header.nohb.html

What are the current top 3 Afro-Cuban books?

Drummer69BB

Active Member
Joined
May 22, 2022
Messages
32
Reaction score
24
Location
Atlanta
Please give me your opinions on the top 3 contemporary Afro-Cuban books. I have several and would like to see if my materials are 'dated.' Thanks in advance.
 

Drummer69BB

Active Member
Joined
May 22, 2022
Messages
32
Reaction score
24
Location
Atlanta
Thanks for that - I have Conversations in Clave, also a great book by Frank Malabe and Bob Weiner (Afro-Cuban Rhythms for Drumset).

Jimmy Branly has a new book out too.
 
  • Like
Reactions: T-2

toddbishop

Very well Known Member
Joined
Jan 5, 2020
Messages
829
Reaction score
1,387
That Malabe/Weiner book was the first serious Cuban book I was aware of-- in 1988 everybody at USC was copping the guaguanco groove from that. It left me with a lot of unanswered questions though-- like what clave is was still mysterious. Uribe's book is a full blown indoctrination, for people like me who are coming to that music as North American drum set players. Re: clave he walks you all the way through what it is, where it came from, how it functions and how the music is organized around it.
 

multijd

DFO Master
Silver Supporting Member
Joined
Dec 1, 2013
Messages
3,450
Reaction score
3,209
Location
Buffalo, NY
I agree that Uribe’s book is the most comprehensive. It breaks down what to do in different situations with various percussionist configurations and also what the rest of the rhythm section is doing. I also like Tito Puente’s and Chanquito’s books. Although they are more geared toward timbales the drumset in Afro Cuban music comes from the timbales. Most of the drumset drummers are timbaleros and can play all of the other parts. That helps them construct sound and authentic Afro Cuban drumset rhythms. The Chanquito book incorporates bass drum and gives a method for learning the rhythms. The Puente is another that breaks down what the rest of the rhythm section is doing. I recently purchased Dafnis Prietos book which is more broad and not specifically Afro Cuban but it seems a sound pedagogical work.
 

vxla

New Member
Joined
Dec 2, 2021
Messages
3
Reaction score
3
Location
USA
- Beyond Salsa Percussion, volumes 2 and 3 are outstanding for breakdowns of modern timba patterns.
- Afro-Carribean Rhythms for Drum Set by Chuck Silverman
- Timbafunk (Díaz, Garibaldi, Spiro) is a good book that will outline how to play with other percussion instruments in a more folkloric manner.


Honestly if you haven't been to Cuba in the past 10-15 years to study, your material is likely dated. Even today's timba is vastly more funky than timba from 2000.
 
Last edited:

Drummer69BB

Active Member
Joined
May 22, 2022
Messages
32
Reaction score
24
Location
Atlanta
- Beyond Salsa Percussion, volumes 2 and 3 are outstanding for breakdowns of modern timba patterns.
- Afro-Carribean Rhythms for Drum Set by Chuck Silverman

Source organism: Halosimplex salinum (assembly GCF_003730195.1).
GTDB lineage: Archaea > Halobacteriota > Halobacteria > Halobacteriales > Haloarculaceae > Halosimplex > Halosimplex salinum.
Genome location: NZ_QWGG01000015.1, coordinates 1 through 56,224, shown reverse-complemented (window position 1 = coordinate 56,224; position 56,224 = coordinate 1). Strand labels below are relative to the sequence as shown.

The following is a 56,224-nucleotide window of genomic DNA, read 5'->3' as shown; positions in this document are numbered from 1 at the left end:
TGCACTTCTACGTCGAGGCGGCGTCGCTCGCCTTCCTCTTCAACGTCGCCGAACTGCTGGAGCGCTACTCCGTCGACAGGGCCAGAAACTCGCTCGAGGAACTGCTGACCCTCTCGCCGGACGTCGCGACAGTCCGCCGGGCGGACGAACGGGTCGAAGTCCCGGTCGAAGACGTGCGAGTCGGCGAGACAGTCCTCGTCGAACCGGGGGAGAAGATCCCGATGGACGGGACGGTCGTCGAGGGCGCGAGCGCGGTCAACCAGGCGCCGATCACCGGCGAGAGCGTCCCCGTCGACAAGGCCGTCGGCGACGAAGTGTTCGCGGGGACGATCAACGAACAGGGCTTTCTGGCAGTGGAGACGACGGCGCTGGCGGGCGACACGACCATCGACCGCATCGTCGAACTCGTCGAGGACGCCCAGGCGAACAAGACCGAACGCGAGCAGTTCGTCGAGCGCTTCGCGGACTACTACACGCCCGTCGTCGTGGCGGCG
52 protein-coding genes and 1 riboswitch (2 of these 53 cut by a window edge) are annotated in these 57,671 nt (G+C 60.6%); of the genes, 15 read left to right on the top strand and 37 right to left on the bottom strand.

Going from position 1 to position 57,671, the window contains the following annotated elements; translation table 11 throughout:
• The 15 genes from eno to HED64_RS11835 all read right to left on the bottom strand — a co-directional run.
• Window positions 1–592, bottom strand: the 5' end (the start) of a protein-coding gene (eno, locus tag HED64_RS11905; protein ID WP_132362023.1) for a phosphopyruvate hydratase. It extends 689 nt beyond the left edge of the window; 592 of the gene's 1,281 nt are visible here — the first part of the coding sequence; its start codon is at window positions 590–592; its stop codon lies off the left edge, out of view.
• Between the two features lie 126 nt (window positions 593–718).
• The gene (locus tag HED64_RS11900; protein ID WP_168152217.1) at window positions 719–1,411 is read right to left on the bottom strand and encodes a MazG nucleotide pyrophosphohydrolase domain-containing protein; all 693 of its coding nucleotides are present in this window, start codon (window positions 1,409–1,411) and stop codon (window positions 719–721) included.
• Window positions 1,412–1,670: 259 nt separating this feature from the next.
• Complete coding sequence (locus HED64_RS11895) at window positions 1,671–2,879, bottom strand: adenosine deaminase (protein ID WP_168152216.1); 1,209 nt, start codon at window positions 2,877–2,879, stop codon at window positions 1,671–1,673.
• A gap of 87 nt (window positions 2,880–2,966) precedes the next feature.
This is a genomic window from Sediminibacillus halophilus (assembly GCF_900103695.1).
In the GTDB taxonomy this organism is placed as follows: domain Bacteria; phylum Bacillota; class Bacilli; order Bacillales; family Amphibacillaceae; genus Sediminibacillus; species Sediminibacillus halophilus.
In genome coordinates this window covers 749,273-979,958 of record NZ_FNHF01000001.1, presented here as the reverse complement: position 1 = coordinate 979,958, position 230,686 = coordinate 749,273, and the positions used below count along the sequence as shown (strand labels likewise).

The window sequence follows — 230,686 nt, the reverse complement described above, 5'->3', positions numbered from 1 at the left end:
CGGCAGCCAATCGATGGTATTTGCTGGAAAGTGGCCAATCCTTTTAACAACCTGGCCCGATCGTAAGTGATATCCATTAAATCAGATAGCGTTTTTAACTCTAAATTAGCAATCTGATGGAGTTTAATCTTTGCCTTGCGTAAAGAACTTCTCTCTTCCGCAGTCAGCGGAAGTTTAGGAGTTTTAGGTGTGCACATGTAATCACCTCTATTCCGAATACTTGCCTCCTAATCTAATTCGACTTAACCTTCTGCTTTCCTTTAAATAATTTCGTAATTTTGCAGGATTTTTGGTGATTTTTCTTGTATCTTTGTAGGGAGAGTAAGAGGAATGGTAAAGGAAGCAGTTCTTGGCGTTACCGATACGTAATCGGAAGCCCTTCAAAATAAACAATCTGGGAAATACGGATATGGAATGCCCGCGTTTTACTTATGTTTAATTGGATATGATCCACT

- Timbafunk (Díaz, Garibaldi, Spiro) is a good book that will outline how to play with other percussion instruments in a more folkloric manner.


Honestly if you haven't been to Cuba in the past 10-15 years to study, your material is likely dated. Even today's timba is vastly more funky than timba from 2000.
Excellent! Thanks for that, will attack them once they arrive!
 

gwbasley

DFO Master
Joined
Apr 7, 2012
Messages
3,024
Reaction score
682
Location
Holiday, Florida
What is this?... no one mention of Dough Auwater's " Essential Latin Styles for the Drumset...?

This book is a must for anyone delving into Latin Rhythms....foe me it is the Bible!
 

Drummer69BB

Active Member
Joined
May 22, 2022
Messages
32
Reaction score
24
Location
Atlanta
I've been impressed by the Silverman book.
About 1/3 of the way through it - would highly recommend it as well. A lot of historical explanation of how the rhythms came to be, why the accents are important, the intended feel of the groove...very well laid out in a manner that builds upon itself.

Going to grab Auwater's book next - this forum has some good insight!
 

pgm554

Very well Known Member
Joined
Sep 1, 2014
Messages
1,253
Reaction score
1,195
Location
SF Bay Area

T-2

Well-Known Member
Joined
Feb 15, 2021
Messages
131
Reaction score
156
Thanks for that - I have Conversations in Clave, also a great book by Frank Malabe and Bob Weiner (Afro-Cuban Rhythms for Drumset).

Jimmy Branly has a new book out too.
I was there (taking lessons) at the original Drummer's Collective, around 1979/80 when Frankie was trying that stuff out, he'd pull me into a room and sing patterns and get me to play them on the kit. Frankie was just the greatest guy, and so very talented; I'm so glad they put that book together and that it lives on.
 

Drummer69BB

Active Member
Joined
May 22, 2022
Messages
32
Reaction score
24
Location
Atlanta
I was there (taking lessons) at the original Drummer's Collective, around 1979/80 when Frankie was trying that stuff out, he'd pull me into a room and sing patterns and get me to play them on the kit. Frankie was just the greatest guy, and so very talented; I'm so glad they put that book together and that it lives on.
Wow that would have been cool. My high school private teacher and university head of percussion department both were Berklee College of Music alumni and both studied under Alan Dawson. Same deal. They both (themselves literal world class drummers) would say how down to Earth he was and how 'he made it look so easy.' I love that we have all of their body of work forever preserved in books such as those mentioned in this thread.
 


Top